Something strange is happening in the airline industry. Frequent Flyer programmes, once the vanguard of the loyalty industry, are fast losing their shine.
In fact, airlines are juggling a liability to the tune of over twenty trillion un-used Frequent Flyer miles. But why are we turning our backs on the very schemes we once advocated so fiercely? After all, we're all still flying, probably more than ever before. So why have we lost faith in those hard-earned miles?
During my career I've helped set up and develop some of the UK's biggest loyalty schemes. I've also consulted for a whole host of airline brands, which is why I find today's frequent flyer inflection point irresistibly fascinating. And as carriers begin to frantically re-think what customer value means, I am convinced airline loyalty will become increasingly me-shaped.
Here are six ways in which airlines can make the necessary me-shaped loyalty shift:
Recognise my value, not just frequency
The name says it all. Frequent Flyer schemes reward those who travel most. But is miles flown a true indication of value? What about ticket spend? BA's recalibration with Avios is a partial move towards recognising real value without alienating the less frequent flyers among us, but it doesn't go far enough. No wonder all eyes are on Delta and American Airlines, whose spend-triggered scheme launches later this year.
Give me more ways to earn
Miles flown is the traditional currency. But sitting in row 14 for six hours is just one way to demonstrate my brand preference. What about our other interactions? Take engagement in the social space, for example. If my comments, reviews and recommendations influence others, shouldn't they be rewarded too?
And what if I don't fly often, but steadfastly choose the same airline when I do? The chance to earn rewards through everyday spend, such as the EasyJet and Nectar partnership or the BA and American Express tie-in, is a welcome way of recognising less frequent flyers beyond the confines of ticket transactions.
I am not just a seat number!
Being data savvy customers, we have little patience for 'catch all' communications. And the airline industry is no exception. We demand a certain level of personalisation and today using data in meaningful ways (such as customised offers shaped by behavioural tracking) is no longer a nice to have, but a necessity. Airlines need to equip themselves with smarter tactics - such as in-flight gamification - in order to collect personal data in the simplest and most unobtrusive of ways.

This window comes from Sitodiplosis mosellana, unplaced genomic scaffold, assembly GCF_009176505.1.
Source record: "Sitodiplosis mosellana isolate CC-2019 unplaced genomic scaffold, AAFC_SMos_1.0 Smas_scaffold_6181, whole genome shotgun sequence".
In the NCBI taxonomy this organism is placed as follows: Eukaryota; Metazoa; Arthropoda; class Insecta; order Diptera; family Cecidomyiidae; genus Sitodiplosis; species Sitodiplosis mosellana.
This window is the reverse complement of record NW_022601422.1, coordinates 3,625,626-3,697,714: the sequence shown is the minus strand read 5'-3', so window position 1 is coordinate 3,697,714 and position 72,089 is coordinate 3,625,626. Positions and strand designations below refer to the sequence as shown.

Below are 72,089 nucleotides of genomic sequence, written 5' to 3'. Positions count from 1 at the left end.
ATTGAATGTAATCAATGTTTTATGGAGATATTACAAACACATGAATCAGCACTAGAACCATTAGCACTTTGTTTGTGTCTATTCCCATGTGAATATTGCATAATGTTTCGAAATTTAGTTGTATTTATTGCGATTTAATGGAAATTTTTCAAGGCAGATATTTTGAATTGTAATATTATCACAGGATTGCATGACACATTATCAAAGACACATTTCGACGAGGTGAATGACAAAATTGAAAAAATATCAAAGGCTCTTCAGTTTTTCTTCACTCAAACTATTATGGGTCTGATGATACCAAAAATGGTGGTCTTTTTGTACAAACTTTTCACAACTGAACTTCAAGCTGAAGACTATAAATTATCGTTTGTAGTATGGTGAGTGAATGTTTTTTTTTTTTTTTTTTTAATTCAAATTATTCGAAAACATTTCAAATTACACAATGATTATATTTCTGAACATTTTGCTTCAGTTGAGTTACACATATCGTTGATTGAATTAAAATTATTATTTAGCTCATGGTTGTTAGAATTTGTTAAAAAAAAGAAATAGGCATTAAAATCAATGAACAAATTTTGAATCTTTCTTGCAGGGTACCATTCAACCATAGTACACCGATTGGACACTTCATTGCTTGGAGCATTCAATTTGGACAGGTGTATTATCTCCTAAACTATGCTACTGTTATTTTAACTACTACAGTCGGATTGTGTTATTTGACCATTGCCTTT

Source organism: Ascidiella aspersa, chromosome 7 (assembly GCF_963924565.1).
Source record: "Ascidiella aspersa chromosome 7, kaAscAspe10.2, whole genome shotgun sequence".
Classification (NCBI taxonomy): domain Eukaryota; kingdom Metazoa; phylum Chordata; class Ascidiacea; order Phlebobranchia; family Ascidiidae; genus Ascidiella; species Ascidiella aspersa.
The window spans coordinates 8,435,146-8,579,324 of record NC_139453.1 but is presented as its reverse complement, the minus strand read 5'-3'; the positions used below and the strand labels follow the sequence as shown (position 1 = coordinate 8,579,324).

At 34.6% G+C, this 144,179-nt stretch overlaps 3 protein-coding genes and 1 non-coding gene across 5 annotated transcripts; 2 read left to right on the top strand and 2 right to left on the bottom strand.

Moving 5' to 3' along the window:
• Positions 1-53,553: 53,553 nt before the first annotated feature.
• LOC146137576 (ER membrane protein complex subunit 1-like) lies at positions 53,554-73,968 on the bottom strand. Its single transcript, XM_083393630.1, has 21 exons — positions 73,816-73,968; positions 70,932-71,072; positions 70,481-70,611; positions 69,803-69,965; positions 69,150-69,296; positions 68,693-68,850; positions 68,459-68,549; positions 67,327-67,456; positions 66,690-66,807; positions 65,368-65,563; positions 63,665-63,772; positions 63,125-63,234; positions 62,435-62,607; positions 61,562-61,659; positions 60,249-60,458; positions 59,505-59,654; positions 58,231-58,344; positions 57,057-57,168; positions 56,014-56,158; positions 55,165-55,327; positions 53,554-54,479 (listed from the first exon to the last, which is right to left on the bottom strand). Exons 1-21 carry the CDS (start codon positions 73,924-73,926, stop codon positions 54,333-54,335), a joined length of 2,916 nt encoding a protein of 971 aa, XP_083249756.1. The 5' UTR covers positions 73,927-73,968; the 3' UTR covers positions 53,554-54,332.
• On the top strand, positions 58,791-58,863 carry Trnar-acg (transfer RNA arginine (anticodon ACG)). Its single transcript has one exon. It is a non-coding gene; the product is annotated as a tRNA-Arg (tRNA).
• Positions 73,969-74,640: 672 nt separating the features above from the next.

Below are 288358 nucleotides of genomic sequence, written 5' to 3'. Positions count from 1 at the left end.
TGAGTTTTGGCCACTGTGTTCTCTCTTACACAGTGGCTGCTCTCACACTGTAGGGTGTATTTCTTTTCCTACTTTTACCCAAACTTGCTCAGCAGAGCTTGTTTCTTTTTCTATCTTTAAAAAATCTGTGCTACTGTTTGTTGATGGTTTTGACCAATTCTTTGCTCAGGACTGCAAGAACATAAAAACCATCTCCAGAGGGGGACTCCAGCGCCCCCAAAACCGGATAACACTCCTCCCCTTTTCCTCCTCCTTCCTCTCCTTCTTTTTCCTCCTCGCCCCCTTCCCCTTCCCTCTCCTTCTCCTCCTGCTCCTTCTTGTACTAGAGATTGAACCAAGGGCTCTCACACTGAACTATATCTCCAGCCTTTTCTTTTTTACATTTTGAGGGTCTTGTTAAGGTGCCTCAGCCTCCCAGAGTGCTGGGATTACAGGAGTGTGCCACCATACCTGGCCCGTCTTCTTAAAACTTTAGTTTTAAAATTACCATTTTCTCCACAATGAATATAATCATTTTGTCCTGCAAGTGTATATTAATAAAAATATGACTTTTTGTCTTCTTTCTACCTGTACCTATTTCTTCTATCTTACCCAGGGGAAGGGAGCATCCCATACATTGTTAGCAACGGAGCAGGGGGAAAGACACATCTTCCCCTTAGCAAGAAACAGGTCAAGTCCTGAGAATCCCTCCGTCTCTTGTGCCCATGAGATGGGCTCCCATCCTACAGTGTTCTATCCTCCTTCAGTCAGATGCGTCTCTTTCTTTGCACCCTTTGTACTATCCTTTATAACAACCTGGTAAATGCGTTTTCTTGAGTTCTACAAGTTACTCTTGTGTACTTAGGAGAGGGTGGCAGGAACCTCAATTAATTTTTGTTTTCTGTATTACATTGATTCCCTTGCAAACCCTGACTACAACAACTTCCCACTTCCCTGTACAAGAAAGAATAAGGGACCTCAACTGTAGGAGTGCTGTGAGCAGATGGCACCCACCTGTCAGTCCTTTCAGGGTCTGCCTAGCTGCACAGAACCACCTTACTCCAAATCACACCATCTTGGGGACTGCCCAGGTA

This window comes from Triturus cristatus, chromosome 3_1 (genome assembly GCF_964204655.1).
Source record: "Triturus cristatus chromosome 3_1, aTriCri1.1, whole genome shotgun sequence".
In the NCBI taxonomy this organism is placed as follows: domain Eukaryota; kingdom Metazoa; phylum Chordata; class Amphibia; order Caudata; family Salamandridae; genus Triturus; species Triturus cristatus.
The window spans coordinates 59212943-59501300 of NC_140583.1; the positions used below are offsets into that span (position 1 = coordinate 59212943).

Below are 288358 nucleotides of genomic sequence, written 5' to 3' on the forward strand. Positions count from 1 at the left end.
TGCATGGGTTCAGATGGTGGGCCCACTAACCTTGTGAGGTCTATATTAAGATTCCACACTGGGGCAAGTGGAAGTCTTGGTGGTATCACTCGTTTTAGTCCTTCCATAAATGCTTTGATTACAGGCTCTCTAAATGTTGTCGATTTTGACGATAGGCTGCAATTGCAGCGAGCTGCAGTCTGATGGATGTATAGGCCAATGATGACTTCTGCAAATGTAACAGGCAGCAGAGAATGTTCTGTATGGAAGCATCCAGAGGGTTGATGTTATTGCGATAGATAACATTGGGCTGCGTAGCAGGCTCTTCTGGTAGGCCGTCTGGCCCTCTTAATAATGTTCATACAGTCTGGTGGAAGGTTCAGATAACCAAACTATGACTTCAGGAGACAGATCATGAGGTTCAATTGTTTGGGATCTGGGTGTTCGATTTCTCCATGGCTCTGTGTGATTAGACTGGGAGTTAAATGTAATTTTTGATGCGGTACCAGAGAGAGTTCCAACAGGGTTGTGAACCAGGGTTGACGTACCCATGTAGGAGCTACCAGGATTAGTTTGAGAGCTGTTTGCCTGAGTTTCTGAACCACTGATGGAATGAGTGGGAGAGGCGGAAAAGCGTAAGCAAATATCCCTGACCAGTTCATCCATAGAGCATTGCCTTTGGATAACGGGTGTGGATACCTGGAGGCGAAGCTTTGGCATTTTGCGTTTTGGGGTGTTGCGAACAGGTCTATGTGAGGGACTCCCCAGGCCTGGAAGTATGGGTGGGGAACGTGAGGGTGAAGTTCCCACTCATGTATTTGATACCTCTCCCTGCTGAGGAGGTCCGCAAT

Recognise me and I'll remember you
Maybe BA took remembering customers a step too far with their facial recognition 'Know Me' programme for First Class passengers. But arming the cabin manager with an iPad bearing customer profiles is a clever way to prompt in-flight interactions which aren't just exclusive and unique but have a very positive impact on how we perceive, choose and recommend brands.
Indeed, in today's connected world we all demand a fair data-for-experience trade-off. In return for sharing our data footprint, we expect cross-channel recognition and for brands to react accordingly.
In the airline world, this means we no longer differentiate between an information request made via the website, social media or the in-person follow-up at the check-in desk. Brands need to follow suit - and definitely never ask us to repeat our data preferences.
I've earned them, let me burn them
If we have played by the rules and earned our miles, airlines must let us redeem them when, and how, we want. Lengthy phone calls navigating blackout fly days belong in the past. The future has to be about smooth, effortless, frictionless redemption that genuinely improves the travel experience. And what about other privileges like extra leg room, complimentary extra baggage allowance, companion flights plus exclusive partner deals at destination? It's time for a real breadth and choice of privileges.
You know where I am going, help me when I arrive
Geolocation tools. Social media. They're crying out to be used smartly, with localised deals and information. By making new destinations more accessible and interesting, airlines can become a truly indispensable part of our worlds, not just the means of getting from A to B.
I'll close with a smart thought from Brian Kelly, founder of ThePointsGuy.com the other day. He said "You need to identify what you want out of your programme." Notice it's 'what you want' and 'your programme'. Forget 'one size fits all' - airlines absolutely must think me-shaped loyalty to get passengers talking about them again. Get it right and airline schemes might just take off again.Suggest a correction